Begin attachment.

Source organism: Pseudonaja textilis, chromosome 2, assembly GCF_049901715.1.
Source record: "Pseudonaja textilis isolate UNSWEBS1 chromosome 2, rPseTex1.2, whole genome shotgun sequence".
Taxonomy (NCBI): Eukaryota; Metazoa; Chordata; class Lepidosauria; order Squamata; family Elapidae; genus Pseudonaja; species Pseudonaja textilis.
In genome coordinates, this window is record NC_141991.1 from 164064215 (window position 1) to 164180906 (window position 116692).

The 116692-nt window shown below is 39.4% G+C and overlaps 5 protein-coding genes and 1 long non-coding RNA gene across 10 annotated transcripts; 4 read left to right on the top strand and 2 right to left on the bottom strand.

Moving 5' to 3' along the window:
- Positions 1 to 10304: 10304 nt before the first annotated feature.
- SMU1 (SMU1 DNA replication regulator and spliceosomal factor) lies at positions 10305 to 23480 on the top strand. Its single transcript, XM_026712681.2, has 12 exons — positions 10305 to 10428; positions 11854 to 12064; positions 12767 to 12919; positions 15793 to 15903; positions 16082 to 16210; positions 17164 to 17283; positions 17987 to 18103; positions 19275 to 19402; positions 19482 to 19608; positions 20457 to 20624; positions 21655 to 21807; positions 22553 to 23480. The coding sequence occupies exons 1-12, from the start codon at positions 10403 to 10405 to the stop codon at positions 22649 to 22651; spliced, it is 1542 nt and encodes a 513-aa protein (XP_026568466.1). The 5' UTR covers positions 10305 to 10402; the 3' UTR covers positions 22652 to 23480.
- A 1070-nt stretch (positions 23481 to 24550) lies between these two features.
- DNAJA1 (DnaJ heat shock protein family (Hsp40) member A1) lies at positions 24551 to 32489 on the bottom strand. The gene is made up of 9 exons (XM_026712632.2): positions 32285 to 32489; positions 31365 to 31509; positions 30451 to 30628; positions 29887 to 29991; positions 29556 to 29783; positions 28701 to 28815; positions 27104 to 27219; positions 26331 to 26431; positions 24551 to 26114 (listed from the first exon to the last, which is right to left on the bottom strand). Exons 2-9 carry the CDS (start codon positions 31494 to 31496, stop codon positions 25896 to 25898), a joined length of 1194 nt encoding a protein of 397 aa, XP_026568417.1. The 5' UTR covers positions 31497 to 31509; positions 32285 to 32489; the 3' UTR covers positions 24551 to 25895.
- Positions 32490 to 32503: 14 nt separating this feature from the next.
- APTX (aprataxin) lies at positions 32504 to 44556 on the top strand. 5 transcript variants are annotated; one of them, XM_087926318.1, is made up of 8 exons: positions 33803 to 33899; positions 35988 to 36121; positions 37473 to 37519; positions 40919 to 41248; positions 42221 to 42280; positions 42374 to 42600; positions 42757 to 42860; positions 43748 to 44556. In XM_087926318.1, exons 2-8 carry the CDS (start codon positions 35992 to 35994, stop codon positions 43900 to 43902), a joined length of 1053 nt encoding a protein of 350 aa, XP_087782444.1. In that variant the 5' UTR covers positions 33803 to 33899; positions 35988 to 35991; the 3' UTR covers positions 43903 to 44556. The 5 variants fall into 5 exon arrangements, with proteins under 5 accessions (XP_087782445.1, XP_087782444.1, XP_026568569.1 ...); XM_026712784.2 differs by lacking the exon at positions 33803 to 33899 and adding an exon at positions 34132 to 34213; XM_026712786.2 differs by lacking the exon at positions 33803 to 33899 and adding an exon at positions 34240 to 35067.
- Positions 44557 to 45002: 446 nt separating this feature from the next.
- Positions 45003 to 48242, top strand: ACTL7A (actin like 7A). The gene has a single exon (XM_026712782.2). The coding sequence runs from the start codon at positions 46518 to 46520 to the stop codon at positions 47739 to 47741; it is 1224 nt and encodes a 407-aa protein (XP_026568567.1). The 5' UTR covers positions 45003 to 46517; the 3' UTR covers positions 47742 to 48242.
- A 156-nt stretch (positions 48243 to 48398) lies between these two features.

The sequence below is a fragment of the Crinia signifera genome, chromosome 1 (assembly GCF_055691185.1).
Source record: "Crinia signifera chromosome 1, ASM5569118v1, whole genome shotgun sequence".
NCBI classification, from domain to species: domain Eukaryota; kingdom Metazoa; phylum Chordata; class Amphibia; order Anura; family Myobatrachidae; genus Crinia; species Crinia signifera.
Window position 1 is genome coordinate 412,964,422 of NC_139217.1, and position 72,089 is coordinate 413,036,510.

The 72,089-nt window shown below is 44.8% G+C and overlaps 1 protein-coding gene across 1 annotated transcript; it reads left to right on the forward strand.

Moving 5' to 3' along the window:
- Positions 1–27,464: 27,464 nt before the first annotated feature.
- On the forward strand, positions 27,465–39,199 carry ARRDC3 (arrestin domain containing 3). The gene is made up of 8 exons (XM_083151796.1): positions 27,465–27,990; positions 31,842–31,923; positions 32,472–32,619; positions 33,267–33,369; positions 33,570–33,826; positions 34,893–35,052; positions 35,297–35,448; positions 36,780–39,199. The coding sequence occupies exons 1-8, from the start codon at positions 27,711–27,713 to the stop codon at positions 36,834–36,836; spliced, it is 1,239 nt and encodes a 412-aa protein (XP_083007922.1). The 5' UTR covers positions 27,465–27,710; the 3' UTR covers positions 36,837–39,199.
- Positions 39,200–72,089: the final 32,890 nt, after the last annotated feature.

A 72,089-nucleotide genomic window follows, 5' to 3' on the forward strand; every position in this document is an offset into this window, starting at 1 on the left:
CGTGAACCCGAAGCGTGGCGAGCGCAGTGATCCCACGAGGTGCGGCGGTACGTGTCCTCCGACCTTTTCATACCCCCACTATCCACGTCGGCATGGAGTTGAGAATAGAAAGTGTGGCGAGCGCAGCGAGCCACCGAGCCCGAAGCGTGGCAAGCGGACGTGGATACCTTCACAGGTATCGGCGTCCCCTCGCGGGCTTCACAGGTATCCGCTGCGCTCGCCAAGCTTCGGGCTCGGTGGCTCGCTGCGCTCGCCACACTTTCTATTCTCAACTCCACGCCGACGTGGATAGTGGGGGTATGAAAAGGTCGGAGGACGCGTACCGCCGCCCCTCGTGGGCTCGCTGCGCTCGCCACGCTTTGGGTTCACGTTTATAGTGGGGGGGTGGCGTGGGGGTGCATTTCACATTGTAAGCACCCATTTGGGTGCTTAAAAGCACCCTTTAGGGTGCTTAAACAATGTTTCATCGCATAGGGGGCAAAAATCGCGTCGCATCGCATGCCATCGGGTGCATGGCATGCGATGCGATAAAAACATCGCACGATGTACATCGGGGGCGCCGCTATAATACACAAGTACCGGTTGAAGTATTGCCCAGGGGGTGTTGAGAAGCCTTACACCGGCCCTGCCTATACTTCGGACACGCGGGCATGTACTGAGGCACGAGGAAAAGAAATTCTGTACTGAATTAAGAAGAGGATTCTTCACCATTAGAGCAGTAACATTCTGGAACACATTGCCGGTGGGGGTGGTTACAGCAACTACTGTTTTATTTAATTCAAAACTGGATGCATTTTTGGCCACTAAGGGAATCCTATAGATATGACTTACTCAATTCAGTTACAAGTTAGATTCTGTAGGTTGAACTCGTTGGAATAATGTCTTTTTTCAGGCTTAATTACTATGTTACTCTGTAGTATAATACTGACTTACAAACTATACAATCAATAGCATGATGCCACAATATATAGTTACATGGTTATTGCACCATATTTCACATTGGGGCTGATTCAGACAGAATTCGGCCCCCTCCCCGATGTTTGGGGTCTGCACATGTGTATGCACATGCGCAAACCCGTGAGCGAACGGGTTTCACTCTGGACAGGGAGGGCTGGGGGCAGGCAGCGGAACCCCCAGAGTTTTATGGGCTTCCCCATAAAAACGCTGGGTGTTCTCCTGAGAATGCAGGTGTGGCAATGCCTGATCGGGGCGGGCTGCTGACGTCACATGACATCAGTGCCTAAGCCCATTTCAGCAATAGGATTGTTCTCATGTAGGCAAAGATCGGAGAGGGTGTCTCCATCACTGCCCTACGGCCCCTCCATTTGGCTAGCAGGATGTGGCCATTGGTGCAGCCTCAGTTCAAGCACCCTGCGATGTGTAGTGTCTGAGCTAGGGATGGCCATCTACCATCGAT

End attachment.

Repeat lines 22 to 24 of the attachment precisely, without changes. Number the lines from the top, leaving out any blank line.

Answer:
- Positions 1–27,464: 27,464 nt before the first annotated feature.
- On the forward strand, positions 27,465–39,199 carry ARRDC3 (arrestin domain containing 3). The gene is made up of 8 exons (XM_083151796.1): positions 27,465–27,990; positions 31,842–31,923; positions 32,472–32,619; positions 33,267–33,369; positions 33,570–33,826; positions 34,893–35,052; positions 35,297–35,448; positions 36,780–39,199. The coding sequence occupies exons 1-8, from the start codon at positions 27,711–27,713 to the stop codon at positions 36,834–36,836; spliced, it is 1,239 nt and encodes a 412-aa protein (XP_083007922.1). The 5' UTR covers positions 27,465–27,710; the 3' UTR covers positions 36,837–39,199.
- Positions 39,200–72,089: the final 32,890 nt, after the last annotated feature.